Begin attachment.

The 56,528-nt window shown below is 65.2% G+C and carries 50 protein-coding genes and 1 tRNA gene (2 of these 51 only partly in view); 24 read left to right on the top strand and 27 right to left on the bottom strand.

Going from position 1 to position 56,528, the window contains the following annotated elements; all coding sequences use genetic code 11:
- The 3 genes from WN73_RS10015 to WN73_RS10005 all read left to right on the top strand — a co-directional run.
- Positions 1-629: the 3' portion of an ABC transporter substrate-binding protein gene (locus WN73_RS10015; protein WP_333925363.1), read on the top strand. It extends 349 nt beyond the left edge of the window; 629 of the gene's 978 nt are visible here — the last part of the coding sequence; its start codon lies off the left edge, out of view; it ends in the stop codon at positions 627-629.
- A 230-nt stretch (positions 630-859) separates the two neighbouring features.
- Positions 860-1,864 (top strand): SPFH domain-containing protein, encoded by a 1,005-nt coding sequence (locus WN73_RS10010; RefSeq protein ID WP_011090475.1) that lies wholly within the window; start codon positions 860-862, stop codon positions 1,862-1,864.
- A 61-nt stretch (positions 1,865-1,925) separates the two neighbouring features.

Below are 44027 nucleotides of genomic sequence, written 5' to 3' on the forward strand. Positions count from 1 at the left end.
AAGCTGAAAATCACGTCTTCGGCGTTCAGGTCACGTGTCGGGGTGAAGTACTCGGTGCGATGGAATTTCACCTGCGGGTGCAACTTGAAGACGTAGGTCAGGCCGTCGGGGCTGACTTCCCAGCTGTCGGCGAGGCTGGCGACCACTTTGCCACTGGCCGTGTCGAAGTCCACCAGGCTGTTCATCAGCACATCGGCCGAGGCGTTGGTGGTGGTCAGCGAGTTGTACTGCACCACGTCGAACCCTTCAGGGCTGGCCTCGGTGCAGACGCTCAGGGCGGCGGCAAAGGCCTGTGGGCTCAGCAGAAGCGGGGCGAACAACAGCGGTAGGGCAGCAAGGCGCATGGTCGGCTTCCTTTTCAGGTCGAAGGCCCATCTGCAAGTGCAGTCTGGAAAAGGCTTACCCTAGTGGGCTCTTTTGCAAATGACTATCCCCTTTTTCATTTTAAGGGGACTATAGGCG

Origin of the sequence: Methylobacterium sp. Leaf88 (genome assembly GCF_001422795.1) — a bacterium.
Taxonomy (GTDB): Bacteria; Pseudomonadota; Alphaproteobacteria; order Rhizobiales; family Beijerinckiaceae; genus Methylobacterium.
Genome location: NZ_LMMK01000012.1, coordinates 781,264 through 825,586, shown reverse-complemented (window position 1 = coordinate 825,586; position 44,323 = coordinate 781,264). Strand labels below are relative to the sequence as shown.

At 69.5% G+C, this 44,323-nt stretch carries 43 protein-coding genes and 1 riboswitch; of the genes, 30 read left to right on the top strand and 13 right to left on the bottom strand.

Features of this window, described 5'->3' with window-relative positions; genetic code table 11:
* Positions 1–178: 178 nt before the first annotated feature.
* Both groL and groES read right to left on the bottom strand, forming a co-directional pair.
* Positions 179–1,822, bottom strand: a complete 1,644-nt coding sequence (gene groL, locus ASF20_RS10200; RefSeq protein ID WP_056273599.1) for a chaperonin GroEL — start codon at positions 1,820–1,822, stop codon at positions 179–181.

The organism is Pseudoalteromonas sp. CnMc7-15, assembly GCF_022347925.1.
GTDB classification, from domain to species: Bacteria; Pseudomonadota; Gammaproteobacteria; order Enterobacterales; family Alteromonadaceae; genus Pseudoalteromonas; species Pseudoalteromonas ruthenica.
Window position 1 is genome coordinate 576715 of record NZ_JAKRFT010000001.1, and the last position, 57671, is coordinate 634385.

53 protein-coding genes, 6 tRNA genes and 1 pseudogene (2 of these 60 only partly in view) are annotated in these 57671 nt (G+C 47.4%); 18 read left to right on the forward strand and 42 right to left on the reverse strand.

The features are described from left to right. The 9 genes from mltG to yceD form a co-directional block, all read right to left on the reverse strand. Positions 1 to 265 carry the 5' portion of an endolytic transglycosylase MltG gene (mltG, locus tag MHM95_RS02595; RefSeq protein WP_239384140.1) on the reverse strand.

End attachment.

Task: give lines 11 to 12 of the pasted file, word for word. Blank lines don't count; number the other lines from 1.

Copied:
Taxonomy (GTDB): Bacteria; Pseudomonadota; Alphaproteobacteria; order Rhizobiales; family Beijerinckiaceae; genus Methylobacterium.
Genome location: NZ_LMMK01000012.1, coordinates 781,264 through 825,586, shown reverse-complemented (window position 1 = coordinate 825,586; position 44,323 = coordinate 781,264). Strand labels below are relative to the sequence as shown.